Although we don’t believe in timing the market or panicking over market movements, we do like to keep an eye on changes — just in case they’re material to our investing thesis.
The Straits Times Index (SGX: ^STI) has slipped by 0.27% to 3,292 points after 16 of its 30 constituents had clocked losses for the day.
Given that majority of the blue chips were in the red, let’s move outside the index for a closer look at some market beaters.
The real estate investment trust and private real estate fund manager scored a 35% year-on-year increase in revenue to S$130.8 million mainly due to a large increase in performance fees it had earned on its ARA Harmony Fund. In September, the fund had announced some stellar returns after crossing its initial five-year term in its fund cycle. The top-line growth had helped to drive a 33% spike in profit to S$69.4 million.
Besides the great head-line numbers, there were other bright spots in the company’s earnings release too. For instance, revenue from ARA’s management fee segment (which is recurring in nature) had grown by 11% year-on-year to S$92.9 million. When it comes to recurring revenue, growth should almost always be appreciated by investors.
Although things are looking up for the company, there’re still some important questions regarding its near future. Back in October, the Monetary Authority of Singapore had proposed changes to regulations governing REITs here. Part of the changes deal with the management fees and acquisition and divestment fees which a REIT manager can earn. As these fees form a significant part of ARA’s revenue, adverse changes to them can affect the company’s profits.
There was no update on the topic given in ARA’s earnings release, but it’s certainly something for investors to keep an eye on.
Next up is China-based shipbuilder Yangzijiang Shipbuilding Holdings Ltd (SGX: BS6). The company’s shares had gained 2.15% to S$1.19. Last Friday, the firm released its third quarter earnings and saw quarterly revenue grow by 2% to RMB3.74 billion compared to a year ago. Profit meanwhile, had dipped slightly by 1.2% to RMB811.2 million.
In the earnings release, the company once again reiterated its desire to focus on its core business of shipbuilding and gradually sell its non-core business of investing in financial assets and making micro-finance loans. Although shareholders might be happy to note that the company has decided to concentrate its efforts on what it does best, the abruptness at which the decision had initially came about might cause some concern regarding management’s ability to plan strategically.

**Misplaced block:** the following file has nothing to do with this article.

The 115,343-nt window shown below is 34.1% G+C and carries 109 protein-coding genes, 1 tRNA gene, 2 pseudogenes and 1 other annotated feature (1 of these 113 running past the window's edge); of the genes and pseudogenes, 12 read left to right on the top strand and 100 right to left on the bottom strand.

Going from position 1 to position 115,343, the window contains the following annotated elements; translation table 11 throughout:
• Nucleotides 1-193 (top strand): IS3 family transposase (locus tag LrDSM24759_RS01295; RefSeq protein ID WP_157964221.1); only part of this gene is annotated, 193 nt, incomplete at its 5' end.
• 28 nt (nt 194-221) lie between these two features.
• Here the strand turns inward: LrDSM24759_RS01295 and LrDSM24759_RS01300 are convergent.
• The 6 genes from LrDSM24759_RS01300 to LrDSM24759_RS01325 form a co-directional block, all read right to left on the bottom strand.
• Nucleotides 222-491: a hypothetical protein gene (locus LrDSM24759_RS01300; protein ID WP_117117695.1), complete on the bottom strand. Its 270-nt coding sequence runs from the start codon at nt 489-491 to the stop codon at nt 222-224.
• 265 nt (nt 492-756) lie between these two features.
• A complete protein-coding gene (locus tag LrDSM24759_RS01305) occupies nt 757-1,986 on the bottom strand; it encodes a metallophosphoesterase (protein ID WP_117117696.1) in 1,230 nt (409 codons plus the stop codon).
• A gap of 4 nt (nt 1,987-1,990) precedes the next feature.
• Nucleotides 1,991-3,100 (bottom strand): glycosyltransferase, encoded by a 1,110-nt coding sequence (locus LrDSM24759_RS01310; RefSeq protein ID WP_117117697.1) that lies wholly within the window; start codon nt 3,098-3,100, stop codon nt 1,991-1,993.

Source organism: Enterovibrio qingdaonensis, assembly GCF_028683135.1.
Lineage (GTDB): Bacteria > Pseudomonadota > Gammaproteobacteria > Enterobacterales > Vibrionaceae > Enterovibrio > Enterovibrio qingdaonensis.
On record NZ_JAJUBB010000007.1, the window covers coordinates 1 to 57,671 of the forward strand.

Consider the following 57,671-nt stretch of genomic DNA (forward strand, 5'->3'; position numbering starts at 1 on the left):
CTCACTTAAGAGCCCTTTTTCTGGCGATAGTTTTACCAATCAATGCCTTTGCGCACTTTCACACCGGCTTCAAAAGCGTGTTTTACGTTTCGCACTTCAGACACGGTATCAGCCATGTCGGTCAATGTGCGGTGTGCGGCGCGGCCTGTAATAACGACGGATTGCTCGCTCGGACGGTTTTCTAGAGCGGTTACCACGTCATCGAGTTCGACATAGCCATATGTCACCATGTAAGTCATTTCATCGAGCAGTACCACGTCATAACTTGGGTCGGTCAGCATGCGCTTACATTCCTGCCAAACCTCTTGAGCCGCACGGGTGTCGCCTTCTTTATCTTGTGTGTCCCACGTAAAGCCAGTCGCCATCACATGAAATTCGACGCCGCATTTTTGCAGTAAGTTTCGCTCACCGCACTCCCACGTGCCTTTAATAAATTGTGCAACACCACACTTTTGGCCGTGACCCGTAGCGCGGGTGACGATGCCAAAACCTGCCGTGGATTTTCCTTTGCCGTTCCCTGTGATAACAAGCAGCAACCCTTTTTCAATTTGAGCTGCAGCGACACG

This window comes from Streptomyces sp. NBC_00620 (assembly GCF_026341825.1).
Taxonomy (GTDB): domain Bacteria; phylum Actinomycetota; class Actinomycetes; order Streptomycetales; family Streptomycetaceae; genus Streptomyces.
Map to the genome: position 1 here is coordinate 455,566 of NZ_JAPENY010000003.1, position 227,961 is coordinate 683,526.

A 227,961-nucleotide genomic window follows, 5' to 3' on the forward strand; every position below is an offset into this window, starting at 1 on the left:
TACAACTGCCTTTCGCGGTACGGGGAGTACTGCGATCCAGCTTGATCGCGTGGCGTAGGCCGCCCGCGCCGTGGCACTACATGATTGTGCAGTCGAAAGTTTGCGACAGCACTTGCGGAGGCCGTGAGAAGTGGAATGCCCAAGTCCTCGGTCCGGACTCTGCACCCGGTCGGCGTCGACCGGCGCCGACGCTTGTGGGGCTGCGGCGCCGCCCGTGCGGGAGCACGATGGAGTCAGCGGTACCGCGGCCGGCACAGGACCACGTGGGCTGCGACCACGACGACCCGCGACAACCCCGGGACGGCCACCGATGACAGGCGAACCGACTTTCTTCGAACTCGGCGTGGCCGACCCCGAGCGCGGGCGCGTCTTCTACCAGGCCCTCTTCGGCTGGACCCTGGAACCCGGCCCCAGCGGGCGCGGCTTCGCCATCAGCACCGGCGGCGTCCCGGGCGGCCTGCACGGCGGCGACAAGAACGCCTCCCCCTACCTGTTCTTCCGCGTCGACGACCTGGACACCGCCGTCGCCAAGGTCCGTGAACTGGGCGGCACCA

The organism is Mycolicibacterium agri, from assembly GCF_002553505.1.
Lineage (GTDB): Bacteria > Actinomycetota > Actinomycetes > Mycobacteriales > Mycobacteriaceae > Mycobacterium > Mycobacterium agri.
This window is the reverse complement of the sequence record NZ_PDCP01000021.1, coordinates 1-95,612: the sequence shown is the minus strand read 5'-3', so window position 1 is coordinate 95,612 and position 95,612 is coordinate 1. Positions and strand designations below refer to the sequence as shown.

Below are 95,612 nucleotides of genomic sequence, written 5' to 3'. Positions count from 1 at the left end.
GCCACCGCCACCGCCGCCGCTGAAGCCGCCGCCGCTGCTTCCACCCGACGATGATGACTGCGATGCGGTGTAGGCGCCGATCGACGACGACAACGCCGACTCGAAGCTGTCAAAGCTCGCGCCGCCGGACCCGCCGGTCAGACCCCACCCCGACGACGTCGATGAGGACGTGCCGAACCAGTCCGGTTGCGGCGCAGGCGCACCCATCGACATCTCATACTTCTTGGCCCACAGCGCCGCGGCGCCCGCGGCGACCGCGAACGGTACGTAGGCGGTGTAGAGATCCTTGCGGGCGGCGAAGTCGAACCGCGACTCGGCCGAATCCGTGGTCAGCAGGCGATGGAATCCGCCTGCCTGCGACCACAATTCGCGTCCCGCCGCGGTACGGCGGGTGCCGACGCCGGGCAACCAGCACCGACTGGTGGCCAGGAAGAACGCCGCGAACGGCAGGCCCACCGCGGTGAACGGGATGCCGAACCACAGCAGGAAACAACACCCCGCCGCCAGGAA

In any case, management’s timing to again place the spotlight on Yangzijiang’s shipbuilding business couldn’t have come any better. As Ren Yuanlin, the company’s Executive Chairman, commented in the earnings release:
“The industry has shown early signs of recovery as the enquiries and new orders started to see some momentum as compared to that of last year. The softer oil prices are in a way benefitting the recovery of the shipping industry as well. We feel that overtime this will have a positive trickle-down effect on the shipbuilders as well.”
These comments would probably sound like music to the ears of investors given that it points to a nascent recovery in the shipping and shipbuilding industry. Ren also alluded to Yanzijiang’s strong competitive position in its industry and if that’s true, the company would likely be able to benefit from the tailwinds of an upturn in its industry’s fortunes.
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The information provided is for general information purposes only and is not intended to be personalised investment or financial advice. Motley Fool Singapore writer Chong Ser Jing does not own shares in any companies mentioned.